Libby Sarjeant is invited to look into the provenance of a jewelled Anglo-Saxon reliquary which has appeared on a website. The nuns at St Eldreda’s Abbey are curious, as it apparently contains a relic of St Eldreda herself. Libby’s friend Peter obtains permission to mount a play based on St Eldreda’s story in the ruins of the original monastery called, naturally, Murder In The Monastery. And then, inevitably, a real body is discovered, and Libby and her friend Fran find out that this is not the first.

Lesley Cookman - Author Photo
About Lesley Cookman:
Lesley started writing almost as soon as she could read, and filled many Woolworth’s exercise books with pony stories until she was old enough to go out with boys. Since she’s been grown up, following a varied career as a model, air stewardess and disc jockey, she’s written short fiction and features for a variety of magazines, achieved an MA in Creative Writing from the University of Wales, taught writing for both Kent Adult Education and the WEA and edited the first Sexy Shorts collection of short stories from Accent Press in aid of the Breast Cancer Campaign. The Libby Sarjeant series is published by Accent Press, who also publish her book, How to Write a Pantomime, with a foreword by Roy Hudd. Lesley is a member of the Romantic Novelists’ Association, the Society of Authors and the Crime Writers’ Association. Links to their sites are listed below.
Lesley’s pantomimes are published by Jasper Publishing.

Purchase from Amazon.
Connect with Lesley Cookman: Website | Twitter | Facebook

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Thursday, May 30, 2013

Review: Death and the Courtesan by Pamela Christie

Currently Reading
Blurb: Pamela Christie's sparkling historical mystery goes beyond the modest drawing rooms of Regency London in the company of the city's most esteemed and scandalous courtesan. . .

Since the age of sixteen, Arabella Beaumont has been happily employed as a highly paid woman of pleasure. True, respectable ladies of the ton would never deign to call at Lustings, her delightful home. Then again, Arabella has no desire to make dreary small talk and sip tea when she could be enjoying the company of amusing, intelligent, and extremely generous gentlemen.

But while Arabella's admirers are legion, she also has enemies. A paper knife stolen during one of her salons was discovered near the body of a former rival. Arabella was entertaining her wealthy benefactor on the night of the murder, but the engaged duke can't provide the alibi she desperately needs. It falls to Arabella and her resourceful sister, Belinda, to clear her good--or at least innocent--name. Utilizing all the talents in her arsenal, the irrepressible Miss Beaumont will endeavor to catch the real culprit, before the hangman catches up to her. . .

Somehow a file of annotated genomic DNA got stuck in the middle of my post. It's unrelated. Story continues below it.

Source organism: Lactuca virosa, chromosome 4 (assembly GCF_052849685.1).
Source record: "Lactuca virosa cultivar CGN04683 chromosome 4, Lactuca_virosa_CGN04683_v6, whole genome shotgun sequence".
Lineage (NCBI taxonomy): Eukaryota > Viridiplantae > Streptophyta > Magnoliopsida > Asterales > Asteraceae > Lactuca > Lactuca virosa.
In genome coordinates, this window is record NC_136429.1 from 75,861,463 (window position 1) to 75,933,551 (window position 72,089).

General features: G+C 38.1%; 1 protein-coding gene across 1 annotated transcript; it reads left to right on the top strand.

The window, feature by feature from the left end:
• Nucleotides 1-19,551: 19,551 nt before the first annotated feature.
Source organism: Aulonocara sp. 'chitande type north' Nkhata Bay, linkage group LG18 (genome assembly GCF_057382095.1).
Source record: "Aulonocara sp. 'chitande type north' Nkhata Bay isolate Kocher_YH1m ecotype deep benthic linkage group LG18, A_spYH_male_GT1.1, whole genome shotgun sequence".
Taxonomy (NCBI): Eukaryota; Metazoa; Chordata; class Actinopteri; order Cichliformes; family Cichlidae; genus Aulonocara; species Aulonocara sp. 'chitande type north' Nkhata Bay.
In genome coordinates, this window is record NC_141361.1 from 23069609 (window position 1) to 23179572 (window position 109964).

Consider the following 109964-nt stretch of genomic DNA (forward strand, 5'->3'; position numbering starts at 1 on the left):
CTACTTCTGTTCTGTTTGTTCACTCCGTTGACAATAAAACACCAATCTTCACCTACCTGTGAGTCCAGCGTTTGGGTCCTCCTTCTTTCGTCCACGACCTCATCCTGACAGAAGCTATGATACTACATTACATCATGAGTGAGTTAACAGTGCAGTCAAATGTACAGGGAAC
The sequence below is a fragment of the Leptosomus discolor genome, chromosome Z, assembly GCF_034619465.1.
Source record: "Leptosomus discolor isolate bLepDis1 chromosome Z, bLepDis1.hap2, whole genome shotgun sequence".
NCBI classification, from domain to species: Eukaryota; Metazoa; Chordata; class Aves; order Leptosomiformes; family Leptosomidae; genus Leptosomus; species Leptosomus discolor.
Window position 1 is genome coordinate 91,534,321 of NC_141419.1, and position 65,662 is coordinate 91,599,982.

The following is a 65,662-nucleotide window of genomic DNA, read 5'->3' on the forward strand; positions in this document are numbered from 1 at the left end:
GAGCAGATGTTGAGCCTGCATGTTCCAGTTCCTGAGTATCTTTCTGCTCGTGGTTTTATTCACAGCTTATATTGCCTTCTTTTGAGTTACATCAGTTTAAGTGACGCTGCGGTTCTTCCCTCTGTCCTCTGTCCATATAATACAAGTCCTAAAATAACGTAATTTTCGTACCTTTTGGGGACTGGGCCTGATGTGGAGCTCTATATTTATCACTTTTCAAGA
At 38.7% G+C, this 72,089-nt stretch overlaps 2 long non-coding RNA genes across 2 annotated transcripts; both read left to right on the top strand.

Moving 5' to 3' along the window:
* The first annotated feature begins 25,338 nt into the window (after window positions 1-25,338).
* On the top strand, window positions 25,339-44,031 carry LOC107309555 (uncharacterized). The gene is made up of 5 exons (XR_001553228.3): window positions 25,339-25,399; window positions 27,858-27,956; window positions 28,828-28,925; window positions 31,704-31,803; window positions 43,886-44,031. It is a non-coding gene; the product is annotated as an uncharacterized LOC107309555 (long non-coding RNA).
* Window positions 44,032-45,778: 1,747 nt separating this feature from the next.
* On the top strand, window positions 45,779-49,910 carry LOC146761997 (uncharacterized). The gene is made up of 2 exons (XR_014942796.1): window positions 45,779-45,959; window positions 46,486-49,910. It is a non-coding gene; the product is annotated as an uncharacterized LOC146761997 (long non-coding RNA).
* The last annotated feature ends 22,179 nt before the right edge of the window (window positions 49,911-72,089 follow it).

My Review: If you love mysteries and Regency romance, have I got a book for you!!! Arabella Beaumont is one of the wittiest, spunkiest amateur sleuths I've encountered in quite some time.

In the opening scene our heroine, a highly paid courtesan, is enjoying a leisurely breakfast in bed, planning an upcoming trip to Bath where she hopes to catch a glimpse of Jane Austen, when she discovers shocking news in the paper. A former friend and rival, Euphemia Ramsey, has been found murdered with Arabella's monogrammed letter opener! (The insignificant item that caused the estrangement between Arabella and Euphemia, a ruby glass elephant, ends up playing a pivotal role in the outcome of the story.) Death by hanging is most certainly in Arabella's future unless she can track down the real killer, and thanks to her protector and sister/fellow courtesan Belinda, she's given a month to do just that. When a famous courtesan turns to the man who wants her hand in marriage for help, the Rector of Effing ("That Effing church! Those Effing choirboys!"), Regency London just may never be the same again.

All I could think while reading this book was what a wonderful PBS British mystery series it would make. I can hardly wait to see what deliciously naughty adventures await Arabella in the next book!


I received a copy of this book from the publisher with the request for a review.


Tara Thursday: I'm a Lucky Girl


Hey everybody, it's Tara! I have an exciting announcement to make...starting today Thursdays will be all about my favorite topic - ME!!! And why shouldn't I have my own column??? I am the tortie on the blog header, after all. What I want to know is what took Mommy so long to ask me!